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The National Portrait Gallery acknowledges the Traditional Custodians of Country throughout Australia and recognises the continuing connection to lands, waters and communities. We pay our respect to Aboriginal and Torres Strait Islander cultures and to Elders both past and present.

Aboriginal and Torres Strait Islander viewers are warned that this website contains images of deceased persons.

The Gallery’s Acknowledgement of Country, and information on culturally sensitive and restricted content and the use of historic language in the collection can be found here.

Johnny Warren OAM MBE

2008
Natasha Gadd and Rhys Graham

single channel moving image, colour, sound, 2 minutes, 50 seconds

Johnny Warren OAM MBE (1943-2004), footballer, football administrator and commentator, grew up in southern Sydney where he played his first games of soccer, as his game was then known, for the Botany Methodists. In 1959, when he was fifteen, he made his debut with the Canterbury-Marrickville club, quickly progressing to first grade. In 1963 he began his twelve-year stint with St George Budapest, during which the team won three NSW State League grand finals, one premiership and two state cups. Meanwhile, he played 42 international matches, including the Australian World Cup appearance in 1974; he captained Australia in 24 international games. His final action as a player was to score a match-winning goal for St. George in the 1974 NSW State League Grand Final. After retiring from play, Warren helped establish the Canberra City team and coached them in 1977-1978, bringing many overseas players to train at his Gold Creek property in the 1980s and 1990s. From the 1980s onward he commented on the game on ABC and SBS television, wrote for the Sydney Morning Herald, and lobbied for Australia's separation from the Oceania Football Confederation, which he claimed retarded the development of the Socceroos. His autobiography, Sheilas, Wogs and Poofters (its title referring to Australian popular attitudes to soccer players in the postwar years) was published in 2002. A committee member of the 'Crawford Report' of 2003, investigating the governance of football in Australia, he never lost faith that Australia could field a world-class football side. Thus, his catchcry, 'I told you so', is invoked whenever Australia does well in a football game. Following his death from lung cancer, he was accorded a State funeral, from St Andrews Cathedral, Sydney.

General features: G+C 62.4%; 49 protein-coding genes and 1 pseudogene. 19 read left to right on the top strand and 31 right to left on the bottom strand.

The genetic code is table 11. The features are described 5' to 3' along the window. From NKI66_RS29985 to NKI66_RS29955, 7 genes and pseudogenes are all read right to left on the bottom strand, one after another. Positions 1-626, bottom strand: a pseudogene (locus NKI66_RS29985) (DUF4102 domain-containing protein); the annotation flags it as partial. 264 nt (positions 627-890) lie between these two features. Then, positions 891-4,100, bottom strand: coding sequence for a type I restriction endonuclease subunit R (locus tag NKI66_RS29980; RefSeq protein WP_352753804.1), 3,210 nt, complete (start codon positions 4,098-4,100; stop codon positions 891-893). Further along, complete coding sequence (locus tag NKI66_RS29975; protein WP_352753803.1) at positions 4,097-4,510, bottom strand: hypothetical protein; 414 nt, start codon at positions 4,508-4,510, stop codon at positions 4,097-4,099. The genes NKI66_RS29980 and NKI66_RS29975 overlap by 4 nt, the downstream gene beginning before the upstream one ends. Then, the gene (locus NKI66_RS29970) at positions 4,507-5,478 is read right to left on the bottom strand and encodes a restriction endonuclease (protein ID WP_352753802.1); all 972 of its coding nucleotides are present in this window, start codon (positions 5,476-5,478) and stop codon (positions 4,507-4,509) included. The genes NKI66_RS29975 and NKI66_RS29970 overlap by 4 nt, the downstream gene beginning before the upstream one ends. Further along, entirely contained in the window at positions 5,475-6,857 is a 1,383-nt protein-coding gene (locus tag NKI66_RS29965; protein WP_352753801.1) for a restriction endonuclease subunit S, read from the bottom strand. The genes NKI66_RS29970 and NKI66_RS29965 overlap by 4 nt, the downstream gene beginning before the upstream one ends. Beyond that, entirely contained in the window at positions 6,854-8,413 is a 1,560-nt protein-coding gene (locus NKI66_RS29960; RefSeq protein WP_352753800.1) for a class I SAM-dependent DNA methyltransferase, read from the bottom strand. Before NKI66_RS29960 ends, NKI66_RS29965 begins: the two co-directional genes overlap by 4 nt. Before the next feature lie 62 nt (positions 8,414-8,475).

Purchased 2011

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The National Portrait Gallery acknowledges the Traditional Custodians of Country throughout Australia and recognises the continuing connection to lands, waters and communities. We pay our respect to Aboriginal and Torres Strait Islander cultures and to Elders past and present. We respectfully advise that this site includes works by, images of, names of, voices of and references to deceased people.

This website comprises and contains copyrighted materials and works. Copyright in all materials and/or works comprising or contained within this website remains with the National Portrait Gallery and other copyright owners as specified.

The National Portrait Gallery respects the artistic and intellectual property rights of others. The use of images of works of art reproduced on this website and all other content may be restricted under the Australian Copyright Act 1968 (Cth). Requests for a reproduction of a work of art or other content can be made through a Reproduction request. For further information please contact NPG Copyright.

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